Boolean clauses and functions

The language supports unlimited nesting of Boolean clauses such as AND (all must be true), OR (at least one must be true) and OPTIONAL (may be present but if present the subsequent clause must be true) as well as negation. Booleans can apply at the level of the entity (equivalent to a JOIN in SQL) at the level of a property (NULL or outer join) or at the level of the value.

There are two patterns of functions.

  1. Function properties. These are properties in the data model whose values are generated by a function. in this case the query simply passes in the parameters to the function that are user definable. For Example "age" is modelled as a property with a function that calculates the age at a reference date but the query definition may pass in the age units.
  2. Functions operating on values. Typical example would be a time difference function between two values from the same or other query.

The language supports functions which are themselves queries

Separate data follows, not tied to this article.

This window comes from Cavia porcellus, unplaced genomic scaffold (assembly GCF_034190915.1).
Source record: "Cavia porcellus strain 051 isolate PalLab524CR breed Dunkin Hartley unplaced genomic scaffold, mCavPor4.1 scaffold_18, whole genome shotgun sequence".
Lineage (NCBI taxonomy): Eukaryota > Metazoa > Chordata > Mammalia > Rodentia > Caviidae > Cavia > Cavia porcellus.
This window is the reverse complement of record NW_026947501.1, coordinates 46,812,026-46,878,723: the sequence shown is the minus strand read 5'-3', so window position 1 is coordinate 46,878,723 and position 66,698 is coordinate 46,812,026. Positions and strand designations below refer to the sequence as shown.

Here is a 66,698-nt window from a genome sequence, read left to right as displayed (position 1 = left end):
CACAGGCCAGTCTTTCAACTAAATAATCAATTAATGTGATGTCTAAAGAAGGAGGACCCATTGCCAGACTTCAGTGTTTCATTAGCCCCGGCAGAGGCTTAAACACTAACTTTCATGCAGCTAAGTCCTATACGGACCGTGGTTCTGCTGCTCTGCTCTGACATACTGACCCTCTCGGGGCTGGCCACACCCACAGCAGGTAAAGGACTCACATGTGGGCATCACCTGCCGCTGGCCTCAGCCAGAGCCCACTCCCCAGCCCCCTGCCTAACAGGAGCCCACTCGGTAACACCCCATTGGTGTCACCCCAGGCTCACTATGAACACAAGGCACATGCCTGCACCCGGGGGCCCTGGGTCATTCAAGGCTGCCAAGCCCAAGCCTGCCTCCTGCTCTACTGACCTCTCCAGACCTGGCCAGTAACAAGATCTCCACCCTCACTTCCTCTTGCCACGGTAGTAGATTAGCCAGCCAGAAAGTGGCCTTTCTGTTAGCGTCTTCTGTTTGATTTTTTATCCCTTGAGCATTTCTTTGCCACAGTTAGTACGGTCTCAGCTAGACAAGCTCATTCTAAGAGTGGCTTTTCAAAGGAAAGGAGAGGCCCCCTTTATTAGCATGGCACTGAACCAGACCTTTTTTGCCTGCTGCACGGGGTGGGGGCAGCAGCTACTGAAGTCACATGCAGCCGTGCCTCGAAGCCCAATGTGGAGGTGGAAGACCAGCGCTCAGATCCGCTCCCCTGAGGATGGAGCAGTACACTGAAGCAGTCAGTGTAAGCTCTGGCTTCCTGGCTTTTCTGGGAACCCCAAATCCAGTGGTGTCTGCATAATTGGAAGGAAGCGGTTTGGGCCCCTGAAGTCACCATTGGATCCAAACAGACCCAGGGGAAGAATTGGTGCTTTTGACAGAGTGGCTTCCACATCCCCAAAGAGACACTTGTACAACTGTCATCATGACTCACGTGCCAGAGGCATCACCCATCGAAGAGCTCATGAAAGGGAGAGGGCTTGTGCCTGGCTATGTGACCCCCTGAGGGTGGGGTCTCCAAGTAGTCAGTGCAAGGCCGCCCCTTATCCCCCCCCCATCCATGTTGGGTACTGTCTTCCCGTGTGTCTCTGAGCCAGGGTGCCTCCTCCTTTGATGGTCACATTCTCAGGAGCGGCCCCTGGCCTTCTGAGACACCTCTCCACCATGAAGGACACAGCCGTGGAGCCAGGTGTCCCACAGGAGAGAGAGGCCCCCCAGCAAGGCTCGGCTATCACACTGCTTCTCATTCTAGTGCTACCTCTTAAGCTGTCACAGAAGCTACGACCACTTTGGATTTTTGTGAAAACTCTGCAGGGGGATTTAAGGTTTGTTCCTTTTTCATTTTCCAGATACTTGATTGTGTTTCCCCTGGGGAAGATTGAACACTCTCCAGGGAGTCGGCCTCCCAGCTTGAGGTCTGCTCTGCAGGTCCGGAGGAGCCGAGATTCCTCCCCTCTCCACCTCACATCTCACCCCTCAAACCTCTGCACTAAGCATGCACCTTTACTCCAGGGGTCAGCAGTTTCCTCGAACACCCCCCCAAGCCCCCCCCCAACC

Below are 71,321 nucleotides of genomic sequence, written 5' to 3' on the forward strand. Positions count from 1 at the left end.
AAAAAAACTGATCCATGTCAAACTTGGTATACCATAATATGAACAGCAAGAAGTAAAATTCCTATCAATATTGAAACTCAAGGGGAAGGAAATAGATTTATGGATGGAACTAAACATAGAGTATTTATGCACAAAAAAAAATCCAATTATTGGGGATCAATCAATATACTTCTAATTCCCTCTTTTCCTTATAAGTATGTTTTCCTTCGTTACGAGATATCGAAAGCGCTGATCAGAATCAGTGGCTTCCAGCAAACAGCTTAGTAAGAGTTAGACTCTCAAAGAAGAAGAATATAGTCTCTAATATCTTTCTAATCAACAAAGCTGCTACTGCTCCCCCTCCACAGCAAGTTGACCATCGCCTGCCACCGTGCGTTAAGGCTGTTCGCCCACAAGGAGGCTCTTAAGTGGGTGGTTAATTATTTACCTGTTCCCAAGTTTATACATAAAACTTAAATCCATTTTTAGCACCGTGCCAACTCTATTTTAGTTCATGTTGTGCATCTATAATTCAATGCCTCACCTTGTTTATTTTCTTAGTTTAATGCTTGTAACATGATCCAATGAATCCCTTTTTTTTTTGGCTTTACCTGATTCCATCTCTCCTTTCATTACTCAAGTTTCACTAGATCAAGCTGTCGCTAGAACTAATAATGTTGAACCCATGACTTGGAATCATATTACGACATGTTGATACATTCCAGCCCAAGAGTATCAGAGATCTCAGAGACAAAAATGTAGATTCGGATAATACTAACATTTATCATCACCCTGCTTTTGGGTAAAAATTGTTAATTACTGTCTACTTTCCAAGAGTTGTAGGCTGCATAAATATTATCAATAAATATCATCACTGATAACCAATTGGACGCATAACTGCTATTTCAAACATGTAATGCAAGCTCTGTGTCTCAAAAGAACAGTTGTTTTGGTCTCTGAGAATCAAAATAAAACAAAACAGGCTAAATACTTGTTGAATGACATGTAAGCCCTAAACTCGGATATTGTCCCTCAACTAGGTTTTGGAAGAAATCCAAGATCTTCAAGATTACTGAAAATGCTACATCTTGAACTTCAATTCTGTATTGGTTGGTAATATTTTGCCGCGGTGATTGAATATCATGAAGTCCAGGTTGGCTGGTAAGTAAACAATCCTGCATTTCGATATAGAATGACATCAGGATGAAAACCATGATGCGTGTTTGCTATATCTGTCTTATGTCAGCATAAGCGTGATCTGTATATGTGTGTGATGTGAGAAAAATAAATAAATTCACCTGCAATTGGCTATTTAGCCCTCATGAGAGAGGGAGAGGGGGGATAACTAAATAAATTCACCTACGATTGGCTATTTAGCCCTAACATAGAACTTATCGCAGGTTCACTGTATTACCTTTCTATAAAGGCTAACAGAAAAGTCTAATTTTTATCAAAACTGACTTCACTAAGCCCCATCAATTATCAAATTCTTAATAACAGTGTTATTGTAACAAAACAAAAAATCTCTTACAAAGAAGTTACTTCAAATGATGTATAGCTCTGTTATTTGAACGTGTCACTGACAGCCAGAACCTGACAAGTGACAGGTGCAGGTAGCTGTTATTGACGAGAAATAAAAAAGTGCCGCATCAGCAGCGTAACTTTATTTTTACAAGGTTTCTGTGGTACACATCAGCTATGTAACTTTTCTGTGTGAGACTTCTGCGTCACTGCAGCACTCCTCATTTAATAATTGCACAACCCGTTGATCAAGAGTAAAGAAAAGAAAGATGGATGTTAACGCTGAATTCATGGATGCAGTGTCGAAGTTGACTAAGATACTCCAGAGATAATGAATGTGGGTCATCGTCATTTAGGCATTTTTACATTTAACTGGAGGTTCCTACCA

Inheritance and sets

The language supports the labelling of entities with the inclusion of subtypes, the inclusion of supertypes and the inclusion of the concept in a set. In effect this means that subsumption queries are easily performed but also there is the ability to query upward to include supertypes.

For example, when querying for allowable properties of a snomed-ct concept when creating an expression of set definition, the Snomed MRCM is examined to find the properties that have the supertypes of concepts as their domain and to return properties and their sub properties.

ECL example


<<39330711000001103          # is a Covid vaccine
OR                                            #or (
<<10363601000001109:          # is a uk product
                                                                      #and
     <<s10362601000001103 = 10362601000001103} }      #has vmp Covd vaccine)



































Grammar

This is the section on grammar